How hard is mount kilimanjaro climb? Mount Kilimanjaro, the highest mountain in Africa, draws thousands of adventure seekers each year, who want to summit Africa’s tallest peak and see one of the world’s most famous views – the view from the roof of Africa. However, Kilimanjaro’s altitude makes it one of the hardest climbs on earth, and the complexities of climbing an active volcano are no less than daunting.
It sits about 19,000 feet above sea level on the border between Tanzania and Kenya. Climbing Kili requires more than just extreme physical ability, it also requires proper acclimatization and planning to ensure you have an enjoyable and safe experience.
The Facts About Climbing Mount Kilimanjaro
It’s impossible to say exactly how hard it is to climb Mt. Kilimanjaro because there are so many factors, including your fitness level, how long you’ve been preparing for your trip and even your travel company (some are better than others). However, we can tell you that Mount Kilimanjaro should not be taken lightly. This climb requires both physical and mental strength. And while there aren’t any technical aspects to worry about on Kili, difficulty level lies in its altitude—which means you must be prepared for life at high altitudes. In fact, acclimatization is one of Kili’s most critical components.
Who Can Climb Kilimanjaro?
Anyone who’s reasonably fit can climb Mt. Kilimanjaro. That said, you do need to get your body in peak shape before attempting one of these epic treks. You should be physically active, able to jog several miles comfortably and have no pre-existing medical conditions that might hinder your ability to complete a strenuous mountain climb. As far as age goes, it’s not uncommon for senior citizens (in their 70s and 80s) to summit Mt. Kilimanjaro; however, those with advanced age or compromised health will likely struggle more than young adults who are acclimated to high altitudes.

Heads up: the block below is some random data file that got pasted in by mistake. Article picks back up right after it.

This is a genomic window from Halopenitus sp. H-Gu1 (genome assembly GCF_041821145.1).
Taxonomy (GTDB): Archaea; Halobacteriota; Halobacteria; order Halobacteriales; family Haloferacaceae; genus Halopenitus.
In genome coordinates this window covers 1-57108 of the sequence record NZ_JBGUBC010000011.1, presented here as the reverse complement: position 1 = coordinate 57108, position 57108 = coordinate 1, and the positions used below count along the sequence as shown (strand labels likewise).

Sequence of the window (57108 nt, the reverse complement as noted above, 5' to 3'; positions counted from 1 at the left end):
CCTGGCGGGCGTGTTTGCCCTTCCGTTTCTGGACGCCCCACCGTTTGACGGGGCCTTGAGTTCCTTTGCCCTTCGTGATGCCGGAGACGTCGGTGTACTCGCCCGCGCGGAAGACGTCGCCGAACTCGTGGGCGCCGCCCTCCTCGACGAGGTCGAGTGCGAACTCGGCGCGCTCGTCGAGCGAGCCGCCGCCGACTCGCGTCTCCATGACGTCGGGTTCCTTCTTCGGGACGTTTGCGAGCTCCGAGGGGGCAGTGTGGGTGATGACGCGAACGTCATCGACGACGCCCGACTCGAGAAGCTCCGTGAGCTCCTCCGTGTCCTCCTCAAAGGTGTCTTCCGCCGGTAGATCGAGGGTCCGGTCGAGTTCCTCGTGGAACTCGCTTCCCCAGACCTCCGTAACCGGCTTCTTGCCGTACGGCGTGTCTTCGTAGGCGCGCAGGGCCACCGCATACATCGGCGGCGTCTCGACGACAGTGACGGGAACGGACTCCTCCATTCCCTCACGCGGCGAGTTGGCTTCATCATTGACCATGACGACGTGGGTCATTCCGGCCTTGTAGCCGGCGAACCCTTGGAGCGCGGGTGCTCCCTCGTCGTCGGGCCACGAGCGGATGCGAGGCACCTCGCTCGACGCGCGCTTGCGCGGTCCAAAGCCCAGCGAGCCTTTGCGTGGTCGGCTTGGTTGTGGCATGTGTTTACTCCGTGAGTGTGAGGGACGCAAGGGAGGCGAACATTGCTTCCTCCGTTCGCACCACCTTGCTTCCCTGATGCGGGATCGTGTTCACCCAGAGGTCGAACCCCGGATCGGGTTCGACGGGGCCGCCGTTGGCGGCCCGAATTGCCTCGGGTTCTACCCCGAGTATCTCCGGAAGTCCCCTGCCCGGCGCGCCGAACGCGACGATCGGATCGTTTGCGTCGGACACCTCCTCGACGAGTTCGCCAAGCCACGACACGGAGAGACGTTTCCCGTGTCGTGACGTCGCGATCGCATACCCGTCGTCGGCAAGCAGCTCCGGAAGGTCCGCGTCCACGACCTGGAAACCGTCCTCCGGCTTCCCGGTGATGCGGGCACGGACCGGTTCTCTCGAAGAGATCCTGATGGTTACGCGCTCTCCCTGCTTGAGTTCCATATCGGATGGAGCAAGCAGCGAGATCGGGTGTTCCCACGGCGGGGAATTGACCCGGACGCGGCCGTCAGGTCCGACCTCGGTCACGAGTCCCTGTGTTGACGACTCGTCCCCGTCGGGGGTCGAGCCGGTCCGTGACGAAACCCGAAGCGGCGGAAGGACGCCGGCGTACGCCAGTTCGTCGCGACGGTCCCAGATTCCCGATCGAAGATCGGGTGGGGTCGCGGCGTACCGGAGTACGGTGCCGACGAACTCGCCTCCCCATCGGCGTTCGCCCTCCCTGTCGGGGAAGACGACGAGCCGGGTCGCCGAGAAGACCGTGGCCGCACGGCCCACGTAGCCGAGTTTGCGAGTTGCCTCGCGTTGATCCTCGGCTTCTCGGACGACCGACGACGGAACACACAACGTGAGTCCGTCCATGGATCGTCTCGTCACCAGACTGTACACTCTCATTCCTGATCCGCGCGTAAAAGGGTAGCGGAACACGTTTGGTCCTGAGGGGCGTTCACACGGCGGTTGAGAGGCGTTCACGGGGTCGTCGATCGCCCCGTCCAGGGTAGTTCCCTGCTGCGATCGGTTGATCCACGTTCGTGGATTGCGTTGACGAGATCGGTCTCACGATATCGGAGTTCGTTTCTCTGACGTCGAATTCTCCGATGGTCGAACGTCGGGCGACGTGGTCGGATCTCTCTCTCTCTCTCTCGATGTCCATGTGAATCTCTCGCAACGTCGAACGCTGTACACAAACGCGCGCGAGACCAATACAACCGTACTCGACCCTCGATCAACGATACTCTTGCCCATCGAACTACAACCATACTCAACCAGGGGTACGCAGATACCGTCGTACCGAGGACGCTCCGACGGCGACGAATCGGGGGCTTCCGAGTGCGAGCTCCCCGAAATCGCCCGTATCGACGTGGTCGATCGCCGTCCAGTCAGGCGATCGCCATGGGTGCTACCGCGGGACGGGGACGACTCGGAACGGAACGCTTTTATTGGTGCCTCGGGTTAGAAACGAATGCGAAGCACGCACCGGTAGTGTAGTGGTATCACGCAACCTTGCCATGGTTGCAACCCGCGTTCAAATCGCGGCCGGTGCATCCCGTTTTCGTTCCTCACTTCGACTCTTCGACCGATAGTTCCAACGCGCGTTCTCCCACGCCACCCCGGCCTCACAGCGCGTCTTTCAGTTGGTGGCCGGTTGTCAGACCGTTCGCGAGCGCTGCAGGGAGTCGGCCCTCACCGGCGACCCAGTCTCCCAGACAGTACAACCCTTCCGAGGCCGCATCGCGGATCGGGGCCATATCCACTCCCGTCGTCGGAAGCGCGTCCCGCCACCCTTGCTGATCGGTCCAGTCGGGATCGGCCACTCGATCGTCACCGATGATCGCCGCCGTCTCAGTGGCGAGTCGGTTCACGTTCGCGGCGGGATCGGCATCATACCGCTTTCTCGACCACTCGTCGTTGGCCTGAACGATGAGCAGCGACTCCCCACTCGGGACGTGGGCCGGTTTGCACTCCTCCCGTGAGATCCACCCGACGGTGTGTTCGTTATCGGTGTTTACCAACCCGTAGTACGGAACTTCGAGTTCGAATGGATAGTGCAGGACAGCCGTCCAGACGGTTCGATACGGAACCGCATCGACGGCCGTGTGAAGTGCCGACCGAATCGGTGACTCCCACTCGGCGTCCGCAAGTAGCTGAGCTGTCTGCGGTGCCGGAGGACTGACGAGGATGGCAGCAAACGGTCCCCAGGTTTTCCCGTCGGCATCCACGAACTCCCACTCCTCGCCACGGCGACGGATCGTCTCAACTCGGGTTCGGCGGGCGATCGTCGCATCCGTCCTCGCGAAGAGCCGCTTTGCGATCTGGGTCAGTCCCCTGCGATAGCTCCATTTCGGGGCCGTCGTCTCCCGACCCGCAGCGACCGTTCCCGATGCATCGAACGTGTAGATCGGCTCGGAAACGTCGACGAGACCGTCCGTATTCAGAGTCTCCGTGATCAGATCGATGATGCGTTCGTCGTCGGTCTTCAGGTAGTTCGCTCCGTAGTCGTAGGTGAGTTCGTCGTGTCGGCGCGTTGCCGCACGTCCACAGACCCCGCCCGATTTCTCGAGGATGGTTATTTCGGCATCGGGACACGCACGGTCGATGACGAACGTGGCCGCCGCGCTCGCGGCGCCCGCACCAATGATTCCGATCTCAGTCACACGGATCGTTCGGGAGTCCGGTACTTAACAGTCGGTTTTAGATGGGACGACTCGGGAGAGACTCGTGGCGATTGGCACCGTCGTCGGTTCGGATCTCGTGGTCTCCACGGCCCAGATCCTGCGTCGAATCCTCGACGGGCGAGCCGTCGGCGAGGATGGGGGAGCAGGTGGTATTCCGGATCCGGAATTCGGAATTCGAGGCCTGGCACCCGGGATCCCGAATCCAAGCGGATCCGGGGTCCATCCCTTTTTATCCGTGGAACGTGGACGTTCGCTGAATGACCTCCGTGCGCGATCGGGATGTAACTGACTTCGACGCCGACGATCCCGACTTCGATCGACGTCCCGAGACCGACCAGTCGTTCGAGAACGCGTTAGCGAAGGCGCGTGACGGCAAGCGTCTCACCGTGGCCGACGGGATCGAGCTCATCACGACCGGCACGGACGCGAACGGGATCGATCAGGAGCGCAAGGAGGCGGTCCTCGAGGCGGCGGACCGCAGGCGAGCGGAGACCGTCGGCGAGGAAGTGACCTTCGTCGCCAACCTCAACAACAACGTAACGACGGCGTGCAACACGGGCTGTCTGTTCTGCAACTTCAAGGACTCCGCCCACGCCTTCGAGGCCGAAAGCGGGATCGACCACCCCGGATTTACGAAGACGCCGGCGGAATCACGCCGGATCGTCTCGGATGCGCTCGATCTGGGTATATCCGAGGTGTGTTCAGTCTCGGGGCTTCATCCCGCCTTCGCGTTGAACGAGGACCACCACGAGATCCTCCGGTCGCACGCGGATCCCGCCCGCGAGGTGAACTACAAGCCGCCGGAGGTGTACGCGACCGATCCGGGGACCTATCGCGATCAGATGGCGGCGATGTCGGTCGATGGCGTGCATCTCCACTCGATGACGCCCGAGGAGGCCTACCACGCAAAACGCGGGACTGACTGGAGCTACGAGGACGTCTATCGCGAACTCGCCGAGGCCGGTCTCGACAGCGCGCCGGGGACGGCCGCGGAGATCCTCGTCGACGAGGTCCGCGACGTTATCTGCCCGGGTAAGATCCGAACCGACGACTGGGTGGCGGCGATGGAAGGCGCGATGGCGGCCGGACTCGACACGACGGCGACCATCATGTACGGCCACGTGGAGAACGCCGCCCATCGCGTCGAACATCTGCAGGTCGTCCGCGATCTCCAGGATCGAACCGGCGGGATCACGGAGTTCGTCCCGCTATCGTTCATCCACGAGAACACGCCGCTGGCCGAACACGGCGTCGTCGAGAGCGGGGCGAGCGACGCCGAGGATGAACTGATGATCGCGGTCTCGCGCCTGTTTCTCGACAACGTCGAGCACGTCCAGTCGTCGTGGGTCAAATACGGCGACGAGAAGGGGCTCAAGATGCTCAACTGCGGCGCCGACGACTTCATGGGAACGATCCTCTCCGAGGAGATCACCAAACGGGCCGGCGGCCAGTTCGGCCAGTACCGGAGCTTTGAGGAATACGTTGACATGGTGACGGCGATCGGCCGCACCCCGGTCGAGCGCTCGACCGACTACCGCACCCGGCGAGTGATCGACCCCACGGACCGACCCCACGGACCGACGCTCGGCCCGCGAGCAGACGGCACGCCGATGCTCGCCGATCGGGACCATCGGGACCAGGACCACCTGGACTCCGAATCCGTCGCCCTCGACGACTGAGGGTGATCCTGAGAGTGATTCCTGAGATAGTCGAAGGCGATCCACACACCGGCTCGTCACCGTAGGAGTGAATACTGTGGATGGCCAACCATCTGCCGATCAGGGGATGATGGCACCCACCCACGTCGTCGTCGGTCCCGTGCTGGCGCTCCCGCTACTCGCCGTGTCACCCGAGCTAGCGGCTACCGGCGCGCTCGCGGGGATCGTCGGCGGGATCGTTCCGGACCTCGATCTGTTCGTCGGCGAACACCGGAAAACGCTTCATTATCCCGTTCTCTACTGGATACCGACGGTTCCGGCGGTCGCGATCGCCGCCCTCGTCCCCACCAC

The Best Route for Climbing
Planning your route for climbing Mount Kilimanjaro can be difficult. Climbing routes are influenced by several factors, including weather conditions, timing, ability level and more. That’s why it’s important to select a climb that matches your experience and ability level. For example, a beginner may want to start off with an easier climb like Marangu, which takes between five and six days to complete. Climbers who have climbed other peaks like Denali or Elbrus may choose an alternative route known as Rongai Route; it’s one of the easiest but still offers stunning views.
What’s the Best Time to Scale Mt. Kilimanjaro?
Climbing Mt. Kilimanjaro can be quite a challenge due to its difficulty level and height. Many first-time climbers are surprised at how difficult it really is to climb Mt. Kilimanjaro. The best time of year to scale Mt. Kilimanjaro is during its dry season, which usually runs from mid-November through March or April, although late September through early October are also good months for climbing, especially if you’re after clear skies and little precipitation. Click here for more details.